Britain's astonishing vaccination progress could ensure that holidaymakers are welcomed with open arms in Europe this summer.
As it stands sunseekers aren't allowed to enter the European Union for non-essential travel but countries such as Greece, Spain and Portugal are pressing for this to be changed in the wake of the UK's vaccine success.
Countries with large proportions of its population jabbed could be exempt from the EU’s blanket entry ban and essentially given the green card this summer.
Even if Prime Minister Boris Johnson lifts the UK's international travel ban on May 17 then holiday getaways in Europe are not guaranteed if the EU's non-essential ban is not lifted.
Only holidaymakers from Australia, New Zealand, Rwanda, Singapore, South Korea, and Thailand are currently allowed to enter for leisure but this is reviewed every two weeks, reports the Sun.
To be given the all-clear a country must have no more than 25 new Covid cases per 100,000 people in the last 14 days.
Britain recorded 26.1 cases per 100,000 across a seven-day period in the latest results on April 15.
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Leaders in Brussels began talks on lifting restrictions on Monday with June pencilled in as the most likely month for reopening.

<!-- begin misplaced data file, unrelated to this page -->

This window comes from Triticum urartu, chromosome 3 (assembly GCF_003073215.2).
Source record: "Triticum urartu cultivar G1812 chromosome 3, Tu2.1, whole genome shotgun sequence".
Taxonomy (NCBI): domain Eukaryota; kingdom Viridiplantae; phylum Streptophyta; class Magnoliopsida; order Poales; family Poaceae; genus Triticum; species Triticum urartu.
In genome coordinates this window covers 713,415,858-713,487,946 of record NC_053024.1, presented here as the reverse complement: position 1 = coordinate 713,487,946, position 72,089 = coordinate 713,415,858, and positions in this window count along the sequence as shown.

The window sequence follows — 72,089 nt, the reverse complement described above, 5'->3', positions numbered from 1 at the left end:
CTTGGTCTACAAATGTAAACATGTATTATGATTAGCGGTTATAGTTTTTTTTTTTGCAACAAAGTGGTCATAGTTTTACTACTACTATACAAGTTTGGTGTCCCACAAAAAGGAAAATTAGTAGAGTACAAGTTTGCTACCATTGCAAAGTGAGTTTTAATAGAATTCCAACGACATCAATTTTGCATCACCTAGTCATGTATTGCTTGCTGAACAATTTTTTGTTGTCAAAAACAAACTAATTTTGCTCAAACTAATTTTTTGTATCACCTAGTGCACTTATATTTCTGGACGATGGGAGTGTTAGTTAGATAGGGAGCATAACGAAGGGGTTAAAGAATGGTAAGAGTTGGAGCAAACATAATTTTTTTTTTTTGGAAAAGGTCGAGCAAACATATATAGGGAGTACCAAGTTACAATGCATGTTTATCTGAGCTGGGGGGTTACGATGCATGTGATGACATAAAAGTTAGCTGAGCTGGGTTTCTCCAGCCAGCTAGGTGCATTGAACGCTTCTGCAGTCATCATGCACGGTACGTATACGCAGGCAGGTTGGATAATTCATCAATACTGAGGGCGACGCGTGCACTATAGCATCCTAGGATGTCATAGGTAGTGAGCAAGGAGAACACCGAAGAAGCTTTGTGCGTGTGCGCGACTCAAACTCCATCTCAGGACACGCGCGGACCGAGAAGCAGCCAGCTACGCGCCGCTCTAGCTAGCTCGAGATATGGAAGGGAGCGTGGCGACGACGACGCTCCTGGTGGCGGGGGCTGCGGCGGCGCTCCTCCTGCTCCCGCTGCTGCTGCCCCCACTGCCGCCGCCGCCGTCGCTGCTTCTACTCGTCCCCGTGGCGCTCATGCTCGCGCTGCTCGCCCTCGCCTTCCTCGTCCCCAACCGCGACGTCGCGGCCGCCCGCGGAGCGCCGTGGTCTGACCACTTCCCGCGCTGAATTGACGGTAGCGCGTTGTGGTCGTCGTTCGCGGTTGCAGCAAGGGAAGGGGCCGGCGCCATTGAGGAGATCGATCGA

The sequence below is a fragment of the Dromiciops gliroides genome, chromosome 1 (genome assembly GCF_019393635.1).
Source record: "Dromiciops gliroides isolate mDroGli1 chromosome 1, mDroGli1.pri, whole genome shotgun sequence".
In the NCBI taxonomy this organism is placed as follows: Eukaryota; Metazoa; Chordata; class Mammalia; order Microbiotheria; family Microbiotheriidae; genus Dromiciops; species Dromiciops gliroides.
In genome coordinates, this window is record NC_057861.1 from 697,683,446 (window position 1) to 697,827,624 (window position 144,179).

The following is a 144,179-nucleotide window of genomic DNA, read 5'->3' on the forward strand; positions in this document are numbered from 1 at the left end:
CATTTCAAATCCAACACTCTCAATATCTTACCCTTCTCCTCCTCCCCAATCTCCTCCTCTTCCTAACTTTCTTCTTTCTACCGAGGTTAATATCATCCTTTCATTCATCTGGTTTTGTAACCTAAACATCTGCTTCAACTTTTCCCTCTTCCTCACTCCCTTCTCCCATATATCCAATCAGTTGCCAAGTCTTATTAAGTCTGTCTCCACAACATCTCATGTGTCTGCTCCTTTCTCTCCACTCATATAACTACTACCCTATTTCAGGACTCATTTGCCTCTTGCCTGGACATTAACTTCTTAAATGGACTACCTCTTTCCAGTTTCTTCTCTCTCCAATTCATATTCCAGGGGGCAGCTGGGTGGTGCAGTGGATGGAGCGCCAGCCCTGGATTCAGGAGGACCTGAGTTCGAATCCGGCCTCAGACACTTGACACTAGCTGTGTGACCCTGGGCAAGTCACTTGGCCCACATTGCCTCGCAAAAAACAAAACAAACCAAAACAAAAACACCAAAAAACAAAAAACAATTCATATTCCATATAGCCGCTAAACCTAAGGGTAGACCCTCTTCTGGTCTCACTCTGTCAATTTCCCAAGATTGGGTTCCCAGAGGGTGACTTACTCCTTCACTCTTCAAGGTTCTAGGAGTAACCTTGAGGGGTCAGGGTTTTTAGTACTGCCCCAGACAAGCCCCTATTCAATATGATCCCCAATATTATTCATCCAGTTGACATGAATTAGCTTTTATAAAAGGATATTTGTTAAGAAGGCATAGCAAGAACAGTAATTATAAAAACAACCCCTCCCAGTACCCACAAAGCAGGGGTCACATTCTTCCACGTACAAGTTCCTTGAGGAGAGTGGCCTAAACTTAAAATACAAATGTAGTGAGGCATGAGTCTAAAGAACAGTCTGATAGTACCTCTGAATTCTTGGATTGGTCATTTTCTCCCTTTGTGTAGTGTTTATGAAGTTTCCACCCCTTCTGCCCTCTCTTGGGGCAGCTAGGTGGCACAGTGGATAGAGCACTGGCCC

However, discussions reportedly included looking at countries with high vaccination rates when deciding who can enter.
According to a document seen by The Sun, the UK has been singled out with Israel and the UAE as candidates to be allowed back in.
The document says scientific evidence and data “support updating the approach for the safe lifting of restrictions on non-essential travel into the EU”.
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An EU diplomat said: “There’s a discussion over whether incidence rate should be the defining factor, or if vaccination rates should also be looked at.
“That would all still be in the framework of the list.”
Spain, Portugal, and Greece are understood to be leading the charge to let Brits back in but with the UK now deemed a "third country" due to Brexit the rules for holidaying could be stricter.
The EU is also looking at a Europe-wide passport scheme that could be in place by the end of June.
Justice commissioner Didier Reynders said: “With some bilateral partners, like the UK and US, it will be possible to adopt a sort of adequacy decision.
“To decide that, we recognise a certificate issued not only by a member state of the EU, but also by third countries.”
Even if the EU does allow Brits back in this Summer, restrictions put in place by the UK Government for returning holidaymakers to quarantine could scupper all plans.
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